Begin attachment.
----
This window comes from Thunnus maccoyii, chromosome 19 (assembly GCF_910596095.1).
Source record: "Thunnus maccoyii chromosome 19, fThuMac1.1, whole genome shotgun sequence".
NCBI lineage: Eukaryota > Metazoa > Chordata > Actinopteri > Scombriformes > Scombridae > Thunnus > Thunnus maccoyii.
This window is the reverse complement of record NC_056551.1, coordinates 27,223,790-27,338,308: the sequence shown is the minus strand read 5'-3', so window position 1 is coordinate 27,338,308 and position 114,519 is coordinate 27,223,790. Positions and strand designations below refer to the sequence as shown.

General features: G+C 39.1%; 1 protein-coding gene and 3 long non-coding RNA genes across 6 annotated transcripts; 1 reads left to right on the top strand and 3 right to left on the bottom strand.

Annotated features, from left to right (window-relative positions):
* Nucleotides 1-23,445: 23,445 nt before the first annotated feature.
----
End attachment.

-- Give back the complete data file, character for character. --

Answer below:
This window comes from Thunnus maccoyii, chromosome 19 (assembly GCF_910596095.1).
Source record: "Thunnus maccoyii chromosome 19, fThuMac1.1, whole genome shotgun sequence".
NCBI lineage: Eukaryota > Metazoa > Chordata > Actinopteri > Scombriformes > Scombridae > Thunnus > Thunnus maccoyii.
This window is the reverse complement of record NC_056551.1, coordinates 27,223,790-27,338,308: the sequence shown is the minus strand read 5'-3', so window position 1 is coordinate 27,338,308 and position 114,519 is coordinate 27,223,790. Positions and strand designations below refer to the sequence as shown.

General features: G+C 39.1%; 1 protein-coding gene and 3 long non-coding RNA genes across 6 annotated transcripts; 1 reads left to right on the top strand and 3 right to left on the bottom strand.

Annotated features, from left to right (window-relative positions):
* Nucleotides 1-23,445: 23,445 nt before the first annotated feature.